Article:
Be sure that the pad contact adjuster is threaded fully up against the body (all the way in
) before bleeding the master cylinder. Open the bleed clip and bleed the lever just as you did the caliper. Apply slight pressure to shrink any air bubbles, followed by pulling out on the plunger to draw the bubbles out. There are two quick tips you can do to help remove any bubbles in the system: gently tapping the line and lever with the handle of a screw driver can knock bubbles free, as can flicking the brake lever slightly to release any air that is clinging to the piston. When this is done once again apply pressure to the syringe and then pull back. Repeat the process until you can no longer pull any air out of the system.
|Removing air from the lever/master cylinder|
You can test your lever throw by applying a slight amount of pressure to the lever syringe and pulling gently on the brake lever. The lever should feel firm as well. Close bleed clip and remove syringe. Again, you should see fluid topped up to the top of the bleed port. Install the bleed port screw and clean the lever using a rag and cleaning agent. Take a minute to check the brake by pulling hard on the lever (be sure to still have the bleed block in place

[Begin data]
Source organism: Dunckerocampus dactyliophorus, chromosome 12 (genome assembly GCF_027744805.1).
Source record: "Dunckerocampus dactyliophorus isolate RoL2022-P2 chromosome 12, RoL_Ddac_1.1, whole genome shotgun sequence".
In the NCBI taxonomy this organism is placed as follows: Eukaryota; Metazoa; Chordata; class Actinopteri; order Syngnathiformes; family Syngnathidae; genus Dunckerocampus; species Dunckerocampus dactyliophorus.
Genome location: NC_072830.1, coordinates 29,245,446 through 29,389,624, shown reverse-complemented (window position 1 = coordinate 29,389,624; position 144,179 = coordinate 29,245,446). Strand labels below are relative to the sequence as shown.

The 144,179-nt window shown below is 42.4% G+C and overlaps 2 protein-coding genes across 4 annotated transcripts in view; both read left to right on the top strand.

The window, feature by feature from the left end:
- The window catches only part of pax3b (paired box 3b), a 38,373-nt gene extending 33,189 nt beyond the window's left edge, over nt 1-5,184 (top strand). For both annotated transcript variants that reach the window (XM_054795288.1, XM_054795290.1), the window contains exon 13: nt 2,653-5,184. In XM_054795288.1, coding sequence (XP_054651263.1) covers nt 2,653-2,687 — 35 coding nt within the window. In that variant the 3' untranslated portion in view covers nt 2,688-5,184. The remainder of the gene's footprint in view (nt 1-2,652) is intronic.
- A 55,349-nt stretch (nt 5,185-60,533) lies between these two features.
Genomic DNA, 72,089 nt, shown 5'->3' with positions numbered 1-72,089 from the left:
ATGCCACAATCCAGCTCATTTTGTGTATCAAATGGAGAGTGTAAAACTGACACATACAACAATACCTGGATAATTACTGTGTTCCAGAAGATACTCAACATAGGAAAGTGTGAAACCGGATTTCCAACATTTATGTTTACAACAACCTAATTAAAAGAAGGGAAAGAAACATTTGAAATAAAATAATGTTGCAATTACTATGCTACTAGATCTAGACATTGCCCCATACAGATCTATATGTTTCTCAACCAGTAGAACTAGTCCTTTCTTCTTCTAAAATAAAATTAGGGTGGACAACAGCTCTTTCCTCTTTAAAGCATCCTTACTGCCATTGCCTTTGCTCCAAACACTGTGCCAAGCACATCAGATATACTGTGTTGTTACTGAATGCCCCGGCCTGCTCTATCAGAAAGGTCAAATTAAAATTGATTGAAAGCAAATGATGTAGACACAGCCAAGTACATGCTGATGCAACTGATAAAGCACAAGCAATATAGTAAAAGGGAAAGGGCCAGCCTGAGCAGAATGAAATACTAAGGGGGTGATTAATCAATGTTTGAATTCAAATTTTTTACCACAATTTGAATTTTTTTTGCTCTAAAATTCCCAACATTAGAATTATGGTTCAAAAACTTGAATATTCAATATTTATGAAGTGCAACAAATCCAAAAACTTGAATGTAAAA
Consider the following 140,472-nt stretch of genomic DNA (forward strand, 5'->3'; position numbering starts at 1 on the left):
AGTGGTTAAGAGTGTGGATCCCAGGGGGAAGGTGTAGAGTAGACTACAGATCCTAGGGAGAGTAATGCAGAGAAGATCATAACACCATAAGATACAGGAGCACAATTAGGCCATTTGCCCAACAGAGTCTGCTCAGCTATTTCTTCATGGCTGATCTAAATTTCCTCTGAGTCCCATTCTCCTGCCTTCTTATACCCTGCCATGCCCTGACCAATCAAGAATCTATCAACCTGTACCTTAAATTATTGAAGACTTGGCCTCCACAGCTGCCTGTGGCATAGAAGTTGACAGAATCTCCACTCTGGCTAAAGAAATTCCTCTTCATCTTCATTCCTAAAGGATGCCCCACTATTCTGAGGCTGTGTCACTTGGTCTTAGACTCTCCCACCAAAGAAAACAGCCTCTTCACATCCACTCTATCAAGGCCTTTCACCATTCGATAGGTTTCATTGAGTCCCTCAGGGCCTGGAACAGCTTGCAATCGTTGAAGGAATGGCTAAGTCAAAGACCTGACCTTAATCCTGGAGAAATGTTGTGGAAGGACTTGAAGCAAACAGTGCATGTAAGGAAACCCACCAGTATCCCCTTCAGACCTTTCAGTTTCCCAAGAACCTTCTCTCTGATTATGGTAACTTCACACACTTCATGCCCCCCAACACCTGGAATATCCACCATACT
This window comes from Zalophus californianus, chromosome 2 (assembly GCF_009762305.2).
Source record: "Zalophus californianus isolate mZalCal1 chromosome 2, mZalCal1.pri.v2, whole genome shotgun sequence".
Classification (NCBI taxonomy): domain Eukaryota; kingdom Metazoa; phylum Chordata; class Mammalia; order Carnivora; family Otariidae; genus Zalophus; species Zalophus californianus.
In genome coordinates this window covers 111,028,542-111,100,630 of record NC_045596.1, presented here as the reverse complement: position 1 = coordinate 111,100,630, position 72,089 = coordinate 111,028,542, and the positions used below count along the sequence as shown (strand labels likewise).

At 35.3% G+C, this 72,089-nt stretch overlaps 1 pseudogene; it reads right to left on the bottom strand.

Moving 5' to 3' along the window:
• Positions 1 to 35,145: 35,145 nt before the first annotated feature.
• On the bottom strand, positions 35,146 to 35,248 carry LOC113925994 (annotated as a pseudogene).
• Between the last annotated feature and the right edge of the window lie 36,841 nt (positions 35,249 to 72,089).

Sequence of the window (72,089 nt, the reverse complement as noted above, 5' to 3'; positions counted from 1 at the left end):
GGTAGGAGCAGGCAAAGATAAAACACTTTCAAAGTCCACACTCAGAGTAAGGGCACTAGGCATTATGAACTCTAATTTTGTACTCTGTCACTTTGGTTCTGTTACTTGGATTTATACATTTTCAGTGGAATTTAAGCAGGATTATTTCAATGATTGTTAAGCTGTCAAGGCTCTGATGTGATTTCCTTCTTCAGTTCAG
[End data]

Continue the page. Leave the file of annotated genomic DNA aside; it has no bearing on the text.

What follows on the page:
) and watching for any fluid at the lever and caliper hose fittings. When you're sure that the caliper is clean and free of any DOT fluid reinstall the pads and retaining bolt and clip.
|Testing the system|
As with any job, be sure to check your mechanical work before hitting the trails. Besides ruining a ride, not having your brakes bled properly can be dangerous and certainly cause injury. Do a number of test stops to positive that there is no air in the system and that your brake pads have not been contaminated with DOT fluid. If you are not 100% confident in your work, take it to your local shop to have them double check. Technical Tuesday #1 - How to change a tube.Technical Tuesday #2 - How to set up your SRAM rear derailleurTechnical Tuesday #3 - How to remove and install pedalsHave you found this tutorial helpful? Share any of your hints or tips below!